SpaceX caps record 2018 with launch of Global Positioning System satellite

Muriel Hammond
December 27, 2018

SpaceX has launched payloads for the USA military before, but Vespucci is the company's first official "National Security Space" mission - a designation reserved for liftoffs deemed critical to national defense. These scheduled launches got canceled either due to bad weather or technical issues.

SpaceX usually attempts to land Falcon 9 first stages shortly after liftoff for future reuse, but that didn't happen today.

GPS III SV01 is the first of an entirely new, next generation GPS satellite created to modernize the GPS constellation.

The satellite was deployed to its intended orbit approximately one hour and 56 minutes after lift-off.

The following GPS III satellite is because of dispatch in mid-2019, Eschenfelder stated, while consequent satellites experience testing in the organization's Colorado preparing office. It's the first in a series and nicknamed Vespucci after the 15th-century Italian explorer who calculated Earth's circumference to within 50 miles (80 kilometers).


SpaceX is already under contract to launch four more GPS III missions.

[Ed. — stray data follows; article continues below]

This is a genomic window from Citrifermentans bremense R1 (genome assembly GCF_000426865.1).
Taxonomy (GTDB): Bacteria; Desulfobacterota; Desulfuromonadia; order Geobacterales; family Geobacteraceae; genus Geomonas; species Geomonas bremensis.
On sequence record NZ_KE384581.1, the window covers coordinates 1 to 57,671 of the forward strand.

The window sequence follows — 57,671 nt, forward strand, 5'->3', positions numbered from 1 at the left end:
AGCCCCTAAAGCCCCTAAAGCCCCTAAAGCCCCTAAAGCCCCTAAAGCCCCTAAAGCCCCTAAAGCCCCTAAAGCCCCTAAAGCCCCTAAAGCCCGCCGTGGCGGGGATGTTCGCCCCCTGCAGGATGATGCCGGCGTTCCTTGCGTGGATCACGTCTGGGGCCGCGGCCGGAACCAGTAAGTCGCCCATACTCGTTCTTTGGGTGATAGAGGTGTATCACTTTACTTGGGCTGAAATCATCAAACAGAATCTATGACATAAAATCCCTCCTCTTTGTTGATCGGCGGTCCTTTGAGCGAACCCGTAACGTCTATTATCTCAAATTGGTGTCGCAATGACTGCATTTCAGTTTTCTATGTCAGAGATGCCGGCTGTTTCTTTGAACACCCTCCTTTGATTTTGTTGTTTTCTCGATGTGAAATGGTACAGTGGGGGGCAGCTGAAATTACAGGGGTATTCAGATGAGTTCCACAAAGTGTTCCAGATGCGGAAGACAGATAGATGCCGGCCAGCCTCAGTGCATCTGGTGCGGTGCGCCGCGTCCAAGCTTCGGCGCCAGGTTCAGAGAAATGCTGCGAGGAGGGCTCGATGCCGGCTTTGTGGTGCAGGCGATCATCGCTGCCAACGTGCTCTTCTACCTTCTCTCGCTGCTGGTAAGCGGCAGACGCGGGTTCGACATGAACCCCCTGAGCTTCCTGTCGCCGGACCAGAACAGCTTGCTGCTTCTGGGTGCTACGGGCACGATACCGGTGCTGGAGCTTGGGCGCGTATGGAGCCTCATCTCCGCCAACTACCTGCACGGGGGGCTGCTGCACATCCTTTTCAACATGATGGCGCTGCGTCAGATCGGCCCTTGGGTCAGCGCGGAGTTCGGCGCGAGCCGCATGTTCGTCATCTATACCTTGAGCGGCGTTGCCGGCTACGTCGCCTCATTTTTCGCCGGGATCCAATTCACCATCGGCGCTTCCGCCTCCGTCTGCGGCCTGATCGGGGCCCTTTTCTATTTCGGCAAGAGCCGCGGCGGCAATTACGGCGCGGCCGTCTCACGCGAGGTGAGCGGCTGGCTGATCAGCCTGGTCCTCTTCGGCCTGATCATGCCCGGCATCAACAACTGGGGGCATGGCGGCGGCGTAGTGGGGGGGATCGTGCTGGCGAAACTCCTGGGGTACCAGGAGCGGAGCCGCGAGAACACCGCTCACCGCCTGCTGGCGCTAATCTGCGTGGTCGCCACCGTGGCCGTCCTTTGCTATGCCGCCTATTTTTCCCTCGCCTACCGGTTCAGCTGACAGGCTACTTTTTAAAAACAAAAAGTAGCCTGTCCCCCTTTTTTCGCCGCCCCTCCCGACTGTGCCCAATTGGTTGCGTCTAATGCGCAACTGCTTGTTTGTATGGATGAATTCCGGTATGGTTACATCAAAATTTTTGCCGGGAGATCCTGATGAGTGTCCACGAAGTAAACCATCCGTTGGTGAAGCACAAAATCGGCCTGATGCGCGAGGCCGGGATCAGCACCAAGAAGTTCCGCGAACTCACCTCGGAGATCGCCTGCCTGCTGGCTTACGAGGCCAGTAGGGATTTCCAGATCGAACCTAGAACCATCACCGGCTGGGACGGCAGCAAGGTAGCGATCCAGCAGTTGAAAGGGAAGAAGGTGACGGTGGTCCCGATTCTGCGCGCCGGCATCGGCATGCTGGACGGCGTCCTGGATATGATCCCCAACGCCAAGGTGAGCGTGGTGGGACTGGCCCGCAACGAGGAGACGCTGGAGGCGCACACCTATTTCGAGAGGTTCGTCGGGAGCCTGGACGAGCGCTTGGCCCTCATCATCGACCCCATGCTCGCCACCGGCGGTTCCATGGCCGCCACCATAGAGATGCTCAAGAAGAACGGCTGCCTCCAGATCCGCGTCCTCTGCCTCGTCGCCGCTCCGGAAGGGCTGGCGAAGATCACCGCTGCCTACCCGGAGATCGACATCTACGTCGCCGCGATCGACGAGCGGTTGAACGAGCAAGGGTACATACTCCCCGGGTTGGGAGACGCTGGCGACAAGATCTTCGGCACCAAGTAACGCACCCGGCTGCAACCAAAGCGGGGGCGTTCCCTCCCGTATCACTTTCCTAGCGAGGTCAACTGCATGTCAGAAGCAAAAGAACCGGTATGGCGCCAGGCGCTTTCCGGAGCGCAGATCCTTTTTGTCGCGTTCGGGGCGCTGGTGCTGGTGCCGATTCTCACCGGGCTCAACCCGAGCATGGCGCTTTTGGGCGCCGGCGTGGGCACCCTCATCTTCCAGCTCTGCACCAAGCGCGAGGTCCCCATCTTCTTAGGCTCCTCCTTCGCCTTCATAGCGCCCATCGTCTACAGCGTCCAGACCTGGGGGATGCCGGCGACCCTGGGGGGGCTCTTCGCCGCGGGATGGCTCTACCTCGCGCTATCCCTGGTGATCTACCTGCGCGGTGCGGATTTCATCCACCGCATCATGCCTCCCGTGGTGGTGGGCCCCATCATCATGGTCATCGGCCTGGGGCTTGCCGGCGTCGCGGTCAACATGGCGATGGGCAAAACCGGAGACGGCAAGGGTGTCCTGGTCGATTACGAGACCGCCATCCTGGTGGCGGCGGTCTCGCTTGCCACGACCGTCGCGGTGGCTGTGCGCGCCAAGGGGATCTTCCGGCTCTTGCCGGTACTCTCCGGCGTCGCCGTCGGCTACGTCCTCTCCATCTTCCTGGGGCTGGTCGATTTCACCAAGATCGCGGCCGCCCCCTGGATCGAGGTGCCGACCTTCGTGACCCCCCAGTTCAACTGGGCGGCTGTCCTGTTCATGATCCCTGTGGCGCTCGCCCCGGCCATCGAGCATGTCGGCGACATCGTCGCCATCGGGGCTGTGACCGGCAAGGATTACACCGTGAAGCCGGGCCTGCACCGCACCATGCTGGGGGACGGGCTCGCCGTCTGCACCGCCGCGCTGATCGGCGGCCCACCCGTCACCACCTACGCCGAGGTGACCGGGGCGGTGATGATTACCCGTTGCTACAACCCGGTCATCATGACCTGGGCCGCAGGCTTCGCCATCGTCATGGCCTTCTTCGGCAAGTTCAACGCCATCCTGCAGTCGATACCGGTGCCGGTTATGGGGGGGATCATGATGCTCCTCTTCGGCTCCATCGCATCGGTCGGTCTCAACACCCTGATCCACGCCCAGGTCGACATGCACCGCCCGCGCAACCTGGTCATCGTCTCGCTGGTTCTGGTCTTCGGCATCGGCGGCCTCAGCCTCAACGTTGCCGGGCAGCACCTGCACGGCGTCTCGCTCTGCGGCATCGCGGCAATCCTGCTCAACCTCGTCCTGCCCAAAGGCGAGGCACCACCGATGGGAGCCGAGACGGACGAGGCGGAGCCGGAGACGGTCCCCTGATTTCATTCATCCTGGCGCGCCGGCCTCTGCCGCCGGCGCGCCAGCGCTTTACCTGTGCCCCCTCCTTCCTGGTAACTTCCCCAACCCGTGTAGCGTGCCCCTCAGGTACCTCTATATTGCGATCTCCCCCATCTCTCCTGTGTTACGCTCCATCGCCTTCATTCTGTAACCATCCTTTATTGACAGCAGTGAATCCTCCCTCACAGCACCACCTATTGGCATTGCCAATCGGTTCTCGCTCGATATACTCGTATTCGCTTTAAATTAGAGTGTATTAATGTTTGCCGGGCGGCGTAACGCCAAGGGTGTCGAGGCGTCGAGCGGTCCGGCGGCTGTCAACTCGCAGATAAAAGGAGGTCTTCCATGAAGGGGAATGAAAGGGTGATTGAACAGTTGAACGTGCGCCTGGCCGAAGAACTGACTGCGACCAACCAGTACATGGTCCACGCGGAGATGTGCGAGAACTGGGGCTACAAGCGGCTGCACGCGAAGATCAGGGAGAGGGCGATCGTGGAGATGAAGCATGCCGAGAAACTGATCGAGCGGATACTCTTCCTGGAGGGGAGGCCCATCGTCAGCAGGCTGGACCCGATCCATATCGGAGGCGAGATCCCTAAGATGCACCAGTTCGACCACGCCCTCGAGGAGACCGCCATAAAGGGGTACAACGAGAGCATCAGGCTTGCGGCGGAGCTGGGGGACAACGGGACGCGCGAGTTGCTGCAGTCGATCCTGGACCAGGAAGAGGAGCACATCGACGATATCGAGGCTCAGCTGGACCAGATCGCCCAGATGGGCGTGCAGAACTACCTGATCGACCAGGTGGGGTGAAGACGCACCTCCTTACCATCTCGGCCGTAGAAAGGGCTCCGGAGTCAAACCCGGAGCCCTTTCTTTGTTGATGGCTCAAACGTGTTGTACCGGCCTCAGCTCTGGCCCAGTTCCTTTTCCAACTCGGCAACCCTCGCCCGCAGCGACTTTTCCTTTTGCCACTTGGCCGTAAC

ULA has flown eight missions in 2018, and a ninth is scheduled for no earlier than 30 December from Vandenberg Air Force Base on California's central coast.

GPS III's new L1C civil signal also will make it the first GPS satellite broadcasting a compatible signal with other worldwide global navigation satellite systems, like Galileo, improving connectivity for civilian users. Instead of just following the traditional one-and-done model of rocket launches, SpaceX launches and then re-launches its rockets to make spaceflight cheaper for all.

Lockheed Martin is building the new satellites outside Denver.

The satellite is the first to jump start out of 32 underway by Lockheed under contracts worth a consolidated $12.6 billion for the Air Force GPS III program, as indicated by Lockheed representative Chip Eschenfelder. (4,400 kilograms) at launch, won't push that number up; it will replace a Global Positioning System craft known as SVN-43, which launched in July 1997.

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